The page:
Walking Increases Creative Thinking

A Stanford University Study

Walking Increases Creative Thinking

As if there aren't enough good reasons to walk, Stanford University has come up with another one. A study co-authored by Marily Oppezzo, a Stanford doctoral graduate in educational psychology, and Daniel Schwartz, a professor at Stanford Graduate School of Education, has provided evidence that walking significantly increases creative thinking, or in more scientific terms "creative ideation." Who knew! Well, if you've had the experience already yourself, you knew. So did I! I get some of my best ideas when I take a walk. Now there's real scientific evidence to support it.

The study, which included four different experiments, revealed that regardless of whether one walks on a treadmill or walks outside, creative thinking increases during the act of walking, and for a period of time after stopping. This occurred whether there was a rest period before or after walking. I think there was some surprise that walking outside was not more inspirational than walking on a treadmill, but the evidence was clear that it is the act of walking itself that is the pivotal factor.

Divergent versus Convergent Thinking

Creativity was measured in terms of the use of "divergent thinking" applied to specific problems or questions offered to the experimental group, which was comprised of college students. In one experiment, students were asked to come up with as many uses for a button as they could within a specific time period. Answers included such items "as a doorknob for a dollhouse, an eye for a doll, a tiny strainer, to drop behind you to keep your path." These ideas are all novel and also appropriate meaning that buttons could actually be used in these ways. This type of thinking is outside-the-box thinking. It "diverges" outward from the concrete, hence the name "divergent thinking." This is the type of thinking we normally call brainstorming. It's imaginative and free-flowing.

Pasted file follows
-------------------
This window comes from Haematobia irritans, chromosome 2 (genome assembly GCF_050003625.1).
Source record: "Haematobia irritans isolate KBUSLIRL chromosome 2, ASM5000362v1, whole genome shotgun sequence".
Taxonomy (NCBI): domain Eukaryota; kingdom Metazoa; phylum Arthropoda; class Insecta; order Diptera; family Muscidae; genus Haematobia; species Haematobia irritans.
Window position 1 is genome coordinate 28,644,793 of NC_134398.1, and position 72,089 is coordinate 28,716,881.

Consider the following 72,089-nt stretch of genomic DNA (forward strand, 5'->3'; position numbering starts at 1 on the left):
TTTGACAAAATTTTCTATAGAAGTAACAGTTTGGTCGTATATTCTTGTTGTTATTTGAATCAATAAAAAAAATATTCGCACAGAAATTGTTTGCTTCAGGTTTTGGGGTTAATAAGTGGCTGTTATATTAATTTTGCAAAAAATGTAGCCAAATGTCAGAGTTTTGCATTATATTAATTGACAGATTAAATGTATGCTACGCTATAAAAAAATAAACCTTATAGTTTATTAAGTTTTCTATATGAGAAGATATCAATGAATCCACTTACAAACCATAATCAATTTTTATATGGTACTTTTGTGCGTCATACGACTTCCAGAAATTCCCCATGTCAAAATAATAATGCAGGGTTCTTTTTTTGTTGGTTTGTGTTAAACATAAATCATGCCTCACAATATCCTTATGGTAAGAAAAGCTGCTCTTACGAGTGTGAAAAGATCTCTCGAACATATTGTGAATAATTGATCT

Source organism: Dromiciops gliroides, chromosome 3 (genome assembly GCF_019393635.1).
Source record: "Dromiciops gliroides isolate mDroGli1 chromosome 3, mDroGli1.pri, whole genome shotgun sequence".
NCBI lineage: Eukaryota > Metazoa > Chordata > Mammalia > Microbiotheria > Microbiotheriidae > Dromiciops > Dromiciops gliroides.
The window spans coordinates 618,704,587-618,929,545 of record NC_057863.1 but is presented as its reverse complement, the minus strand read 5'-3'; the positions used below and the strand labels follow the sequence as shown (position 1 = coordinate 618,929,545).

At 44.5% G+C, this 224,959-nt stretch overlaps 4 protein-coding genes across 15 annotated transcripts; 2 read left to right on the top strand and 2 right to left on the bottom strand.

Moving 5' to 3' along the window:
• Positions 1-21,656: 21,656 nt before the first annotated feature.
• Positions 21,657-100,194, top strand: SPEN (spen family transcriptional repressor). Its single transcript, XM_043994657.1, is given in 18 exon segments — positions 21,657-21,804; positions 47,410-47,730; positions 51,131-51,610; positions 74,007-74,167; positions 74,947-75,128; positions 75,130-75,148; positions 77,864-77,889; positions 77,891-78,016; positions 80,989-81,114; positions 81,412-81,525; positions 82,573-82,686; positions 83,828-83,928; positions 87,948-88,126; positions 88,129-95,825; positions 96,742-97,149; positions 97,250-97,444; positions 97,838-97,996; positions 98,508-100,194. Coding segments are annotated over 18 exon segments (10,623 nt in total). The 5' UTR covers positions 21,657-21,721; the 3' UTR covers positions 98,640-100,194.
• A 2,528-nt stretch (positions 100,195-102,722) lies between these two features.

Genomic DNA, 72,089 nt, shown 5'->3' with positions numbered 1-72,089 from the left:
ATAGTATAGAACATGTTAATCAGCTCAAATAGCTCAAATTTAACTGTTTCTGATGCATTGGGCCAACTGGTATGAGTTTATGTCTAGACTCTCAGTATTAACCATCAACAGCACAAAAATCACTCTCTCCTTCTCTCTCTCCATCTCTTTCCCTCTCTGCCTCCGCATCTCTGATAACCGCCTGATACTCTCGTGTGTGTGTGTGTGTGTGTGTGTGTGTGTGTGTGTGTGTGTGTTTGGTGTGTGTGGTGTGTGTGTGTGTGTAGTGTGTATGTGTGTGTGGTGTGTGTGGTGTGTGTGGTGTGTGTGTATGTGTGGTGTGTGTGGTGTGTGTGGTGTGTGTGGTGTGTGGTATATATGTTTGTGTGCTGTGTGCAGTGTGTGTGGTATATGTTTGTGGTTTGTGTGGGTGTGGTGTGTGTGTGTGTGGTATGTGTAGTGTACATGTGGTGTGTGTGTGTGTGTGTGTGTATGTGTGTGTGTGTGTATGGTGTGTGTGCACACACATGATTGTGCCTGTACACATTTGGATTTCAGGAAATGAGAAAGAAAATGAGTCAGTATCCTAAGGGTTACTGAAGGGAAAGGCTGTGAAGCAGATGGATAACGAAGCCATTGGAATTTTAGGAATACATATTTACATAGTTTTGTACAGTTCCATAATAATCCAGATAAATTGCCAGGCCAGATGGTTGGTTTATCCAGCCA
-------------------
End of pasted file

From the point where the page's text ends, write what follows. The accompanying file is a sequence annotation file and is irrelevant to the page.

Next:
Convergent thinking, on the other hand, is a different process altogether and requires focusing in towards a single answer to solve a problem. It's usually based more on gathering and making use of information to come to a correct, singular solution.

A 60% Increase in Creative Thinking

It was found that walking in all four of the experiments conducted correlated with a minimum 60% increase in divergent thinking. Walking did not, however, show a significant increase for convergent thinking, and in some cases actually decreased it.

It would be interesting to know exactly what about walking produced these results. Is it the physical activity itself, and maybe something it releases in the brain? Or is is that you just get a break from your usual crowded ruminations about everything that's on your plate and have to do? Maybe some of each. Either way, it's good to know that walking is a great activity for coming up with new ideas. In fact, some businesses apply this idea by having employees take walks together to brainstorm.

I have found that some of my best ideas for writing occur during my walks. Sometimes solutions to problems that I had put aside will just pop up in my mind during a walk. There is a sort of mental letting go during a walk that I believe relaxes us and allows our minds to work without interference. We get out of our own way. Many people say the same thing about taking a shower. Maybe that's the next experiment to pursue!


Oppezzo, M., & Schwartz, D. L. (2014, April 21). Give Your Ideas Some Legs: The Positive Effect of Walking on Creative Thinking. Journal of Experimental Psychology: Learning, Memory, and Cognition. http://www.apa.org/pubs/journals/releases/xlm-a0036577.pdf

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